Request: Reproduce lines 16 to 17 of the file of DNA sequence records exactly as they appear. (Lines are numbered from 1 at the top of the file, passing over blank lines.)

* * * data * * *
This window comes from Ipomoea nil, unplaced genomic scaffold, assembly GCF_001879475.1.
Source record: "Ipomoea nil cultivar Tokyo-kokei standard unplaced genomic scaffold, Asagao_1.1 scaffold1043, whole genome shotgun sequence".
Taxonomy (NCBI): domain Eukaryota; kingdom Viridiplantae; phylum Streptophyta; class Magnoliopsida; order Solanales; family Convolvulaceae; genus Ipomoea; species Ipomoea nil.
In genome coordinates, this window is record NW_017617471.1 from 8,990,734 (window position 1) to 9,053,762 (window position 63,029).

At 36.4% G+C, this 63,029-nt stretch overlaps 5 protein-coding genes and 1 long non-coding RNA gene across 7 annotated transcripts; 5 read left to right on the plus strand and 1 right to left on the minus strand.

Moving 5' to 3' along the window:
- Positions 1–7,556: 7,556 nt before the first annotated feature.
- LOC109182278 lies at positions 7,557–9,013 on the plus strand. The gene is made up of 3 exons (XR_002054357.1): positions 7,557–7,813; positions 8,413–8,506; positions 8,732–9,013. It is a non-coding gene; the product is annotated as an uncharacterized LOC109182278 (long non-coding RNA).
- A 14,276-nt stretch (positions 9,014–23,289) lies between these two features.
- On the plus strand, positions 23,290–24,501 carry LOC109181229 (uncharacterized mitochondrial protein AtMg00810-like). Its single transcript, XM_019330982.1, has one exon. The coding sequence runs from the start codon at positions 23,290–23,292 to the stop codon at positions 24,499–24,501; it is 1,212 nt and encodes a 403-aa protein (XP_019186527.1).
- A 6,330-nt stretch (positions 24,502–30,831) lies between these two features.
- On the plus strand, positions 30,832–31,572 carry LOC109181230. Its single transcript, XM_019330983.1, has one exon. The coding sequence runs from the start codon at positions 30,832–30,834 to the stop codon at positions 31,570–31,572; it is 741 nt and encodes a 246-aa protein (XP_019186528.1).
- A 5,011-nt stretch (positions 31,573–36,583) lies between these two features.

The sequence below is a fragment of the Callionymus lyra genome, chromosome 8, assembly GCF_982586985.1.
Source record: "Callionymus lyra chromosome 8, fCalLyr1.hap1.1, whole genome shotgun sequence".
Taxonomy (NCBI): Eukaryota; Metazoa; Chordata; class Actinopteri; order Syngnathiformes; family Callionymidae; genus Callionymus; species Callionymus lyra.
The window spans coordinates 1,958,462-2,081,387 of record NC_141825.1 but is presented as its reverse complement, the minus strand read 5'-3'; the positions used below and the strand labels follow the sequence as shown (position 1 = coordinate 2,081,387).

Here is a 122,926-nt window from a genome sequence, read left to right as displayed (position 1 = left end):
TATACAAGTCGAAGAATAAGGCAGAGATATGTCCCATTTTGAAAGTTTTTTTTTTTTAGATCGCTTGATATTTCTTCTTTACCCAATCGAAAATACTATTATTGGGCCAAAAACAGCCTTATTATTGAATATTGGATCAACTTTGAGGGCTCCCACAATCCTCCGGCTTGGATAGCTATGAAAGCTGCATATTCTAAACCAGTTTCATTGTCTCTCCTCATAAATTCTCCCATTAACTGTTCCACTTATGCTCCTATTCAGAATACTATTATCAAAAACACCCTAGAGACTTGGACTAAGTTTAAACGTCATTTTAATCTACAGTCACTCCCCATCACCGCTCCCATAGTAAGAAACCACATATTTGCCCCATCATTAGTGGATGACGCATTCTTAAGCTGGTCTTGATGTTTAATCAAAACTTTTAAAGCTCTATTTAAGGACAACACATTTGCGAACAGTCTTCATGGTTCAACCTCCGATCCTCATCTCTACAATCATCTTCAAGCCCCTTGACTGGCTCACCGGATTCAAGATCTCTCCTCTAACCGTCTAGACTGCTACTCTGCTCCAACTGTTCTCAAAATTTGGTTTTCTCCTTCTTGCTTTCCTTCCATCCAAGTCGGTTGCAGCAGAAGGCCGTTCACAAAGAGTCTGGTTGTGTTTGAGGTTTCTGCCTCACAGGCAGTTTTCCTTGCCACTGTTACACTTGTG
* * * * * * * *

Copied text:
Taxonomy (NCBI): Eukaryota; Metazoa; Chordata; class Actinopteri; order Syngnathiformes; family Callionymidae; genus Callionymus; species Callionymus lyra.
The window spans coordinates 1,958,462-2,081,387 of record NC_141825.1 but is presented as its reverse complement, the minus strand read 5'-3'; the positions used below and the strand labels follow the sequence as shown (position 1 = coordinate 2,081,387).